Kennedy Space Center-AP -- A leading theory on the cause of Saturday's shuttle disaster -- the thermal tiles damaged during liftoff. NASA officials emphasize it's too soon to say for sure. An engineering report issued during Columbia's flight concluded that damaged tiles were not a hazard.
(Nacogdoches, Texas-AP) -- The search for pieces of the space shuttle Columbia has expanded westward. The salvage operation covers an area from the hills of East Texas to a suburb of New Orleans. In East Texas, authorities are combing dense forest and divers are searching the bottom of Toledo Bend Reservoir.
(Bethesda, Maryland-AP) -- President Bush is praising the space shuttle Columbia's seven astronauts for "their achievements, their heroism and their sense of wonder." Bush today told workers at the National Institutes of Health that the shuttle's loss is a reminder of the sacrifices that often accompany scientific learning.
(Undated) -- The families of Columbia's crew are urging the nation to continue "the bold exploration of space." Relatives of the crew members issued a statement after getting together yesterday. Commander Rick Husband's widow, Evelyn, says the families gained strength from each other.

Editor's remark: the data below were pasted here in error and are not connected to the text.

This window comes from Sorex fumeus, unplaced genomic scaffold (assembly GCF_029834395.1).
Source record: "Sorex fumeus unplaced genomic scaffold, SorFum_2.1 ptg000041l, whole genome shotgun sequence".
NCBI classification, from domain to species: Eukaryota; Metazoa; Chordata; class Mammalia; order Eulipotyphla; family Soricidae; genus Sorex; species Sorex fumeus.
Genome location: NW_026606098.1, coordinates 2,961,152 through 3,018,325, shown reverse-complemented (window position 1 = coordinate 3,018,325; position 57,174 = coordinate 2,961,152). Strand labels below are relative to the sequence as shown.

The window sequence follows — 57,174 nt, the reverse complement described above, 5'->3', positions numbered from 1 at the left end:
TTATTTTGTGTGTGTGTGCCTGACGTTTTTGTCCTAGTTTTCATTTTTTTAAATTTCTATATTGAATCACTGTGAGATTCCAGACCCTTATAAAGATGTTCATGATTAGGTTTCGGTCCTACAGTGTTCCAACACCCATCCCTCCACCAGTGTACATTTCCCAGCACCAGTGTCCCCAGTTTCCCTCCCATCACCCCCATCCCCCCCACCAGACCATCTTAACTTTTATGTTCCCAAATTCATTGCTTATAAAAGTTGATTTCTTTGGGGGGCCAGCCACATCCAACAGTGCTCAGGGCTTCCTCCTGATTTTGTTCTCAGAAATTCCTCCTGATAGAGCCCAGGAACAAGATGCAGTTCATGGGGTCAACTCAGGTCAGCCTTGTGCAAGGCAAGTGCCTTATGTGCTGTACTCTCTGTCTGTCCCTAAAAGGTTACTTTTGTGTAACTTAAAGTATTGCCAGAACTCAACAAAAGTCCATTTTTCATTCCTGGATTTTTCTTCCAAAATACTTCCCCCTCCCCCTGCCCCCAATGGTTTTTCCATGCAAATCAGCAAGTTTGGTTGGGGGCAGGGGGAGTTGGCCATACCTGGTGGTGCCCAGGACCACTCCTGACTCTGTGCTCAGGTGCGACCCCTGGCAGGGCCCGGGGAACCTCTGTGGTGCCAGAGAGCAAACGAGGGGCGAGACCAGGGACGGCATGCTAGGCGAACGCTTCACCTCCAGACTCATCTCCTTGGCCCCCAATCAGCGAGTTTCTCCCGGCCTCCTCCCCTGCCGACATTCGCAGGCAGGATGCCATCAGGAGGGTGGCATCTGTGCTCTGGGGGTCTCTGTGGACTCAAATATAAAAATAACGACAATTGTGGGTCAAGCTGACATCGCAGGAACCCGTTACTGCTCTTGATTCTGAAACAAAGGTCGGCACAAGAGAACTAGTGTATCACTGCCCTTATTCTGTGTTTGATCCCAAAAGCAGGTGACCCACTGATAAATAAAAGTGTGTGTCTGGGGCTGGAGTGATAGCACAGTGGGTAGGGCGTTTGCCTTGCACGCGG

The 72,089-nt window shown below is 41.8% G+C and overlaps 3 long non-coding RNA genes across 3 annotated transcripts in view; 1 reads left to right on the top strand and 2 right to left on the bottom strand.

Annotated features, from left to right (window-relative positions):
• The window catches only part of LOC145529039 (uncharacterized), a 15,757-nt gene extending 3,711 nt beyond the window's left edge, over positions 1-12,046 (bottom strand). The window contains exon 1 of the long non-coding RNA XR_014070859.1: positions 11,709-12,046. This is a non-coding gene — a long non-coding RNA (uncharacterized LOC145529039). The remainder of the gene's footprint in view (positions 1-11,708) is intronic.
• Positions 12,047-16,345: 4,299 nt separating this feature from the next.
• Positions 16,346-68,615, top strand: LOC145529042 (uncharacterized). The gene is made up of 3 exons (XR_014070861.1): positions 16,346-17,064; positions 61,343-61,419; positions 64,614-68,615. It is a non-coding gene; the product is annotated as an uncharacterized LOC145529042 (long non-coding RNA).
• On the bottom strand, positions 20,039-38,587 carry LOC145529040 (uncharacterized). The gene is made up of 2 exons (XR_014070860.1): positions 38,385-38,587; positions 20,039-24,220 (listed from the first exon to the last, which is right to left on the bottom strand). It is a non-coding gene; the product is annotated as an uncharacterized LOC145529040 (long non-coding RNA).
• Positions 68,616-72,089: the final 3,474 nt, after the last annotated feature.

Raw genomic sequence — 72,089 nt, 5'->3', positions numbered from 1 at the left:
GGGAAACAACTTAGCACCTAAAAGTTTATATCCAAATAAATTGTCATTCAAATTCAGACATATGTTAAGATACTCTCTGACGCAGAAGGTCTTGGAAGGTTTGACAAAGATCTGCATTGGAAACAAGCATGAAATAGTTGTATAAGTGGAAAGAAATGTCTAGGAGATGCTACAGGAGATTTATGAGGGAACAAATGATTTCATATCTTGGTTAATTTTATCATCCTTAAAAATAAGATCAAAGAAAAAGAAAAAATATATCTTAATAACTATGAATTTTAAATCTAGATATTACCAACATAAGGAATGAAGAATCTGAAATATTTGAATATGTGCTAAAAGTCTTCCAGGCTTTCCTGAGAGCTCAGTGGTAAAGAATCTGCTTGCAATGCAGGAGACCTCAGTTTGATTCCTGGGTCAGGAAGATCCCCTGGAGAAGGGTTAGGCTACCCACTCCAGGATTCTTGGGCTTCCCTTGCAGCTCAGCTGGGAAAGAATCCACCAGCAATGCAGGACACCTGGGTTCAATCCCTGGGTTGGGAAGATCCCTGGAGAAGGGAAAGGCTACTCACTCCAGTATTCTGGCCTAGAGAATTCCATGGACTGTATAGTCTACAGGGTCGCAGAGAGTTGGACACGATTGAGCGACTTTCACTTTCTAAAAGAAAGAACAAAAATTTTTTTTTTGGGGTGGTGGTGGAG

(Capitol Hill-AP) -- Congress will take its own look at the space shuttle program following the Columbia disaster. Senate and House leaders say lawmakers will invite NASA to testify about the cause of the accident. And legislators will review the role of the shuttle in future space exploration.
(Washington-AP) -- President Bush has sent Congress a budget with record-high deficits over the next two years. The two (t) trillion dollar spending plan would accelerate tax cuts, overhaul social programs, give NASA a modest increase and shower (b) billions on defense and homeland security.